As she massaged the sticker onto the van, a nun and social worker taped crosses to its side panels. Inside the newly-built centre, young women assembled cheese sandwiches and children napped on the second floor.
“These children need warm meals, a place to sleep and they need to be held and loved,” said Martha Krasnohor-Hrystsyk, the head of Ridni’s charity department. “Everyone has their normal job and a new job; I wash the floors and clean the rooms, our psychologist is in charge of the storage rooms. We have our work to do and we are supplying orphanages in (besieged) cities.”
Ridni is coordinating a supply run to the coastal city of Odesa, where children with physical and mental impairments are stranded at an orphanage under heavy fire from Russian warships. They can only safely travel part of the way before meeting volunteers from Odesa on the treacherous road south.
So far, the food and medicine has all made it through.
Ridni took in 29 children from the Kyiv suburb of Irpin Wednesday. They’ll be sent abroad in a few days because child services in western Ukraine can no longer handle its rapidly mounting caseload.
“The teenagers seem to be doing okay but the most shocked and stressed are toddlers,” said Krasnohor-Hrystsyk. “Foster parents are abandoning the children to escape. In one case, they spent seven days in a basement before getting on a bus to Lviv. Three times they had to change buses.
“Now the children must travel abroad without any support from a parent. Everyday things are changing. There is no consistency.”
Krasnohor-Hrystsyk paused to compose herself and a toddler wailed in the distance.
“They were traumatized before the war, now we cannot begin to understand how hard it will be for them.”
Trauma is devastating to a child’s developing brain. Exposure to something as unconscionable as war can cause a kid to stop eating, sleeping, talking and even brings on a regression in their motor skills. It isn’t uncommon for children who’ve been traumatized to see basic milestones like walking and crawling regress.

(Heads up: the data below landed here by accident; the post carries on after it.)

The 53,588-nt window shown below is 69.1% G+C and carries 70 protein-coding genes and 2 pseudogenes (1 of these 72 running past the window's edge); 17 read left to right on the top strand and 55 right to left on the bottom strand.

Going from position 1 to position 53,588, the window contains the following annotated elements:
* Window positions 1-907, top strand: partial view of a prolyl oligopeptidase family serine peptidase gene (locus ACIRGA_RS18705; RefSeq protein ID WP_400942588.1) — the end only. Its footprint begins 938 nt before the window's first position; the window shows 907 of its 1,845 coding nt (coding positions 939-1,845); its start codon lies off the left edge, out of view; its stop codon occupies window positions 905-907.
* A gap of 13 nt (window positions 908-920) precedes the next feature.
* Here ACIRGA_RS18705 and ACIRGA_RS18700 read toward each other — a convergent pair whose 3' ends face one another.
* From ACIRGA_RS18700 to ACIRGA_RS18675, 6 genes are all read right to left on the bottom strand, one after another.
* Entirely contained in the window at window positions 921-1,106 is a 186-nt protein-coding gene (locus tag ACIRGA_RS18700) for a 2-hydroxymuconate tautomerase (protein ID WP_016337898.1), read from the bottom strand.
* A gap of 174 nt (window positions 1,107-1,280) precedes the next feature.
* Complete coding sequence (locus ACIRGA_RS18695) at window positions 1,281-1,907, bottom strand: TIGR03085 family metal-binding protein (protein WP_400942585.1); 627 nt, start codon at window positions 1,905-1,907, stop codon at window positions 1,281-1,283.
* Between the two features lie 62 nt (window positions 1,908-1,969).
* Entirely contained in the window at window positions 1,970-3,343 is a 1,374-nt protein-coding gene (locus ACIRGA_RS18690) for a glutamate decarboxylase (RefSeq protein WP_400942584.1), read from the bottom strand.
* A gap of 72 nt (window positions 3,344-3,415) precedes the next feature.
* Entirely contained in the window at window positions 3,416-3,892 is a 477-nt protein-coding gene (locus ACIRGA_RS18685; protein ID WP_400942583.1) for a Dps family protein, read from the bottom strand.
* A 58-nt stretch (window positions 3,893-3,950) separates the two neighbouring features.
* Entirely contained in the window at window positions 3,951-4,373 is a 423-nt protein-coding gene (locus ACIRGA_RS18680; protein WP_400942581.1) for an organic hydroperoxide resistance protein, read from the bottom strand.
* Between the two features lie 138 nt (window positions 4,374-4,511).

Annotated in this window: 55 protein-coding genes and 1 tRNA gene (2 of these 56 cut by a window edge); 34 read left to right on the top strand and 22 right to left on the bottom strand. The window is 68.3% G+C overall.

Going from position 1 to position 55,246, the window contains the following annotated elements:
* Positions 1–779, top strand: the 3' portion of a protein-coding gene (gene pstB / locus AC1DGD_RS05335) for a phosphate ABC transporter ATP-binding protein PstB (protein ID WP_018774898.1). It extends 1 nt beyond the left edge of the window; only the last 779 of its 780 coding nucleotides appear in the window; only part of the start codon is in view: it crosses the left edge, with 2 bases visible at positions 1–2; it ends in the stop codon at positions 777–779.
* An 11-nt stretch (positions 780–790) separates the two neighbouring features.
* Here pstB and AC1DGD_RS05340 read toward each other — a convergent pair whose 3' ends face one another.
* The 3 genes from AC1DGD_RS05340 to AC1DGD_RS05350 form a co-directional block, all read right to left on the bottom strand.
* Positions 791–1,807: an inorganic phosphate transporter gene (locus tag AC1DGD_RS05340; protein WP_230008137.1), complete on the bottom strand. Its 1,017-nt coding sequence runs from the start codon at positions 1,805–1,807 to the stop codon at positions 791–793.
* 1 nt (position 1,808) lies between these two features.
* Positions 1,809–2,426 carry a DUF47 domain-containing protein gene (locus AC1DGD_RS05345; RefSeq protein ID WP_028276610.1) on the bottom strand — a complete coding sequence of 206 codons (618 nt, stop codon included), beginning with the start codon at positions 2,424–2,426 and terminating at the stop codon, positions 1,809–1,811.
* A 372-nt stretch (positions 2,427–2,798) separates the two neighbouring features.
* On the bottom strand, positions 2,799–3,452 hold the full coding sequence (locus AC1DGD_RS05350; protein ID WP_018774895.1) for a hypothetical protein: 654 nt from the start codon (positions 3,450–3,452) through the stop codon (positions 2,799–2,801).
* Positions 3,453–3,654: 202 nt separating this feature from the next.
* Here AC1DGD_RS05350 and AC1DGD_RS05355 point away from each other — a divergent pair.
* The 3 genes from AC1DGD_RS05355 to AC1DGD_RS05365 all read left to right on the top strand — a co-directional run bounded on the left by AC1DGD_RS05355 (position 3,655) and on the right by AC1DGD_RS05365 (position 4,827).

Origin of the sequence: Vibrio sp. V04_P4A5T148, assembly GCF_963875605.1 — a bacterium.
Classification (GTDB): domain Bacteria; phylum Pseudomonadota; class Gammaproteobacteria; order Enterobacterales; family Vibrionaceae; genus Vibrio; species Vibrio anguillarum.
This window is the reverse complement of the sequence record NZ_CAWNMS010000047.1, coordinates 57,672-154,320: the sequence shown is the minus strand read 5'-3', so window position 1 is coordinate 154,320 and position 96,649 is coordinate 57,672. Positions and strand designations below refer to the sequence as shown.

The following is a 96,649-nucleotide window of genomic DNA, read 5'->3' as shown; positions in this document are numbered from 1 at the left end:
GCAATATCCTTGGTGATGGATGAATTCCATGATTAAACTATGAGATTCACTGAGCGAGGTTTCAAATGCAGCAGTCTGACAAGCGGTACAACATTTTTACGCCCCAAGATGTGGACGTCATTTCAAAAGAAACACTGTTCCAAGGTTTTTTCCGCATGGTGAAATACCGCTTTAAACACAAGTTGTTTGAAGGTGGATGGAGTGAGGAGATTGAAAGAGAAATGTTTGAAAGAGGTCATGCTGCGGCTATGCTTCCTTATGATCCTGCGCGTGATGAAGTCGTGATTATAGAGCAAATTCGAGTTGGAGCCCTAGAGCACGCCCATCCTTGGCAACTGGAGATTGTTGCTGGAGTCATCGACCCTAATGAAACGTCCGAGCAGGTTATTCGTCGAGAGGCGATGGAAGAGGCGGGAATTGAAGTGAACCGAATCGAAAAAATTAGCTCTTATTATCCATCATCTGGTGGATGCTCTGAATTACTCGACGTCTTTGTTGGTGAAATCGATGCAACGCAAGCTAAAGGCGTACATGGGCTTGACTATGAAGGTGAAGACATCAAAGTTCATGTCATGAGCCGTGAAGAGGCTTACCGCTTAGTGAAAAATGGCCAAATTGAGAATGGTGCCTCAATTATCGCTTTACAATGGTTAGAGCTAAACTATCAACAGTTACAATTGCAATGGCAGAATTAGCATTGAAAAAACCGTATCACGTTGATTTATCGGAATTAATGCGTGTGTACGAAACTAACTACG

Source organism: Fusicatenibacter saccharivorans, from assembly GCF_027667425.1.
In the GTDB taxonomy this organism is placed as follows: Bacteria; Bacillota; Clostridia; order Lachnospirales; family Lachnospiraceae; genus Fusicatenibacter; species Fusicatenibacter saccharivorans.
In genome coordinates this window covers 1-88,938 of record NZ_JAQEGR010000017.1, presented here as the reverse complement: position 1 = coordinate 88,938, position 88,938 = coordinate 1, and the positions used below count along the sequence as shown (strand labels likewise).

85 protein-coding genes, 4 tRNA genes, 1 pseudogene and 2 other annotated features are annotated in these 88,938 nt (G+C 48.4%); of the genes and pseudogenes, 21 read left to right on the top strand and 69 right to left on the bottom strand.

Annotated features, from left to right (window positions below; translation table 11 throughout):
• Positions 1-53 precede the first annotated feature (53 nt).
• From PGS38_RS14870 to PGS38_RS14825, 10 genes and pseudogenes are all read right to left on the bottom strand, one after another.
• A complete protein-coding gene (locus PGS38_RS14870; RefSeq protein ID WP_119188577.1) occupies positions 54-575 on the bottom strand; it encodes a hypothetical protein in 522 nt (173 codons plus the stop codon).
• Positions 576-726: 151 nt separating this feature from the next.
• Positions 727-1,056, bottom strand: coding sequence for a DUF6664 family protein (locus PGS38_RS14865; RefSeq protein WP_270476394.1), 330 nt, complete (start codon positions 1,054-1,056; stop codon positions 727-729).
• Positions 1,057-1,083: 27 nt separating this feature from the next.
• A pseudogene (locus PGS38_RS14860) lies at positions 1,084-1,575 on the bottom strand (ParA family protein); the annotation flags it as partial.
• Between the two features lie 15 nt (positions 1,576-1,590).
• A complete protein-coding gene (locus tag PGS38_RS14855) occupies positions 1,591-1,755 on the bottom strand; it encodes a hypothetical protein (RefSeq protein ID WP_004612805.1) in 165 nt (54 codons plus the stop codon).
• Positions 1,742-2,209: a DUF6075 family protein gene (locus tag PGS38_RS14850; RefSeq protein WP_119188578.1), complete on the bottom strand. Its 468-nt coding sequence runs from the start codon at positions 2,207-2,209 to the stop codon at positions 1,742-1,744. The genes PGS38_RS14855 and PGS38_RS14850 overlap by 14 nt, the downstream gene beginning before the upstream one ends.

Now more than ever, the children of Putin’s war need psychosocial support. But as attacks on civilians and hospitals continue, creating more orphans and war wounded kids, Ukraine’s social services are overloaded.
“Some days ago, a journalist asked me about my emotions. I told him I have none anymore,” said Krasnohor-Hrystsyk. “Maybe one day I will cry for a very long time. For now, I clean and I keep busy. I am like a robot. That’s how I deal with it.
“I pray a lot. It helps me. I ask God to save our children, to give us more strength, more hope. I absolutely believe everything will be okay because when I see the people around me working so hard, I cannot give up. I believe that even the children we send abroad, we will return them, we will do everything we can to get them back.”
Back in the little Kiril’s new apartment, the boy rolled a plastic tow-truck along the hardwood floor. His father Andrii watched over him, smiling.
Kiril is a beautiful child and seemed happy to lose himself in the imaginary universe of play for a moment. He has seen the worst of humanity; men fighting to get on westbound trains, craters full of rubble and death where his mother once pushed him in his stroller and the devastating rumble of rocket fire for days on end.
But he has also benefited from the kindness of strangers. A friend of his parents’ friends arranged for the young family to stay in his apartment while he’s out of the country on business. Volunteers have helped supply them with food and clothes so they can get back on their feet.
Now they wait in hopes that one day they can return to Kyiv.
They don’t want to leave their home city or have to start over in a new country with an unfamiliar language and culture. Before the invasion, they carved out a nice little life in the Ukrainian capital. Olga had just started a new job and Kiril was going to daycare.
Now they wait and pray that the fighting will end.
“My only hope is for peace, for Vladimir Putin to grow some brain cells and realize he is waging war on women and children,” Olga said. “When we have peace, we will go home.”
On our way out, Olga plucked Kiril from the ground and the boy reached for my hand again. His skin was warm and it reminded me of my own daughter’s. I could feel tears forming in the corners of my eyes so I stuck my tongue out at Kiril to try to hide my emotions from the boy.
He smiled and buried his face in his mother’s bosom.
Stay safe, Chris! We're all thinking of you back here at home and admiring you for greatly for your dedication to honest journalism and above all for your courage.
Another thing: my friends and I have donated loathing and bedding to the Ukrainian church for the expected refugees and I have donated to the Red Cross and MSF. Any suggestions for more direct help? People have been sending money to B&b’s, renting rooms but not expecting to stay,but that seems nuts to me - who knows if the place is still operational or even inhabited by now. Any suggestions so we can help more directly?!